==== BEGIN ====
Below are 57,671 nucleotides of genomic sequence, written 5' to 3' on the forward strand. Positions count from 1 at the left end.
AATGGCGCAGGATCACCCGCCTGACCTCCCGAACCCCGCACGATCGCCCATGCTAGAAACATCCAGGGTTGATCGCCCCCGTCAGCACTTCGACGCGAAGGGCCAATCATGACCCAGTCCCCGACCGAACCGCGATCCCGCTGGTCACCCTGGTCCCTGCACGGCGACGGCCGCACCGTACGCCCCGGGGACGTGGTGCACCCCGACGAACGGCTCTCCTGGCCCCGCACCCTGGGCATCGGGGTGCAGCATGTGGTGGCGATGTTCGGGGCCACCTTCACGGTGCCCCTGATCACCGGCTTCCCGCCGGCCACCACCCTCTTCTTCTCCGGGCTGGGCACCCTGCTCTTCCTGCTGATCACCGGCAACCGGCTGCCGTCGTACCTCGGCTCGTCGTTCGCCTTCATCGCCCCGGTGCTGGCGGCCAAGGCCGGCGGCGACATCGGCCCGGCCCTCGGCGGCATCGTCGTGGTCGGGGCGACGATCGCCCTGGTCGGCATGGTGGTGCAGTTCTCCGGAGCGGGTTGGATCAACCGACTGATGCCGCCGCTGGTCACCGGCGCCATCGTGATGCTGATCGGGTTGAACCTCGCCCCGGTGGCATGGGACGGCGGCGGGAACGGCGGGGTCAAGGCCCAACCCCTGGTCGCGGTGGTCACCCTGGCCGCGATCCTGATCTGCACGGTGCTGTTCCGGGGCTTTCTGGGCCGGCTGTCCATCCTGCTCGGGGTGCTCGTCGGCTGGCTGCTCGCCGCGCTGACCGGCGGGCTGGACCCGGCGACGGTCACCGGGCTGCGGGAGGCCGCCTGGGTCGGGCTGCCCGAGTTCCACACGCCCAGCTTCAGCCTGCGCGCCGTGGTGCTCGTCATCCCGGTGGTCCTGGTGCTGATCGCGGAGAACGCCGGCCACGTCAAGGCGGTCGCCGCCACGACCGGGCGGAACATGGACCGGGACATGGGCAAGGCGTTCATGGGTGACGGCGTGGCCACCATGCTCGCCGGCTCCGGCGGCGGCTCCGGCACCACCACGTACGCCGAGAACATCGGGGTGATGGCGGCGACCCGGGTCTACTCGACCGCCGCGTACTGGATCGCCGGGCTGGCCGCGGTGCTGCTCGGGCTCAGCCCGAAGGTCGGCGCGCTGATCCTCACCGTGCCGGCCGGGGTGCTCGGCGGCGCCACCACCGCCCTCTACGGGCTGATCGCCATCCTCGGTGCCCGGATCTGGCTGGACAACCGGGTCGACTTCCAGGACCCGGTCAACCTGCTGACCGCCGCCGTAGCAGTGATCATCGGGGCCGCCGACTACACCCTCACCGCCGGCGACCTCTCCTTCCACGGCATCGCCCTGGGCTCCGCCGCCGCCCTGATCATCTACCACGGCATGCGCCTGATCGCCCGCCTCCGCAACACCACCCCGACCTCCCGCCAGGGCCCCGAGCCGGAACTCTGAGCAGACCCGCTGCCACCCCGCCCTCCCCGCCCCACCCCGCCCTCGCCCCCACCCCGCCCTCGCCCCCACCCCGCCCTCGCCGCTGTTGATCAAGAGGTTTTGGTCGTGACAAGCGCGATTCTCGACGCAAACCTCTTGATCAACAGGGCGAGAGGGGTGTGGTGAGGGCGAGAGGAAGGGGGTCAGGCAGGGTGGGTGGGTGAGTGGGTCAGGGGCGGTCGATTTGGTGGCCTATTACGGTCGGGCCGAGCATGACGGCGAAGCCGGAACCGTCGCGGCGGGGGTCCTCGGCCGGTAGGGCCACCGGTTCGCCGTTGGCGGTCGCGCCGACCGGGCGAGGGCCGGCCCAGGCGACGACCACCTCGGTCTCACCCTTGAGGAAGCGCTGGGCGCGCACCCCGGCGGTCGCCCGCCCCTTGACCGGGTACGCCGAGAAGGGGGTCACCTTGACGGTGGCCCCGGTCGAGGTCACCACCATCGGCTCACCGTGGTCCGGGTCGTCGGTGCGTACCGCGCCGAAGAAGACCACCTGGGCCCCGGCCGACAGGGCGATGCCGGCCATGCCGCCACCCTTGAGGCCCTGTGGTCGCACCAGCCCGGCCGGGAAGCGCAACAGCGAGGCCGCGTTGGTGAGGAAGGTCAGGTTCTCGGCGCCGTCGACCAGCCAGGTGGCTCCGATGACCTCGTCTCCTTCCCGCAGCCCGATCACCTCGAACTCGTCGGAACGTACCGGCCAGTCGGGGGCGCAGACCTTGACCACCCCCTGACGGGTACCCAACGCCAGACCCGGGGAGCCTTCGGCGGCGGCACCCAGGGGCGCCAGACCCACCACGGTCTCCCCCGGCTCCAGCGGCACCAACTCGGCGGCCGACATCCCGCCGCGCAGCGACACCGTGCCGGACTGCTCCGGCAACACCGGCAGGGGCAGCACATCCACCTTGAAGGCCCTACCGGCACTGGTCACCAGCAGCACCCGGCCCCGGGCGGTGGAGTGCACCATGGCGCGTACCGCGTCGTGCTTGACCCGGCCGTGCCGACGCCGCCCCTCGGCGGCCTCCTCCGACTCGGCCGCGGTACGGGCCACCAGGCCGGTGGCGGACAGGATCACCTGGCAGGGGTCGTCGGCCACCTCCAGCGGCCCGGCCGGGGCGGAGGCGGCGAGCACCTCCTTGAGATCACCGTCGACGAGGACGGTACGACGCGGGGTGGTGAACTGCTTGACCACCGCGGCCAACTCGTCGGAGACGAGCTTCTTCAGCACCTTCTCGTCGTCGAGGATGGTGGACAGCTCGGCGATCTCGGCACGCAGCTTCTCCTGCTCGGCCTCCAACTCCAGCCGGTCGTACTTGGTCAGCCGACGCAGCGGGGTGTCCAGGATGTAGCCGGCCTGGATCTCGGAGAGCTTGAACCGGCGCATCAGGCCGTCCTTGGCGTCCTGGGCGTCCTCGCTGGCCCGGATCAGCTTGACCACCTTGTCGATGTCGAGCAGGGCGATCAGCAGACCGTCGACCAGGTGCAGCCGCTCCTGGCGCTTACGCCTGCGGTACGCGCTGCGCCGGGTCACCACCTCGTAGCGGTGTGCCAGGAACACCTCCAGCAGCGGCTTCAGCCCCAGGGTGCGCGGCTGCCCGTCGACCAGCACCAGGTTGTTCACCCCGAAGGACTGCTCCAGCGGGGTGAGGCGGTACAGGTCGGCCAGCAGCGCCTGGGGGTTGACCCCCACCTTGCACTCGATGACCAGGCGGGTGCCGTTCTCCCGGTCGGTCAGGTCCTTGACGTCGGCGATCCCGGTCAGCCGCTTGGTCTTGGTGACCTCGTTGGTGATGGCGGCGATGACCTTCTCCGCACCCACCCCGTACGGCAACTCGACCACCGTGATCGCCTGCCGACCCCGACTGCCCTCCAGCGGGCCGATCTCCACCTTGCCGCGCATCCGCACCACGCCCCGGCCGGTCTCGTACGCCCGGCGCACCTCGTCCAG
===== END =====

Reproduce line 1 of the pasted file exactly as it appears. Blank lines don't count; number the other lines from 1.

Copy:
Below are 57,671 nucleotides of genomic sequence, written 5' to 3' on the forward strand. Positions count from 1 at the left end.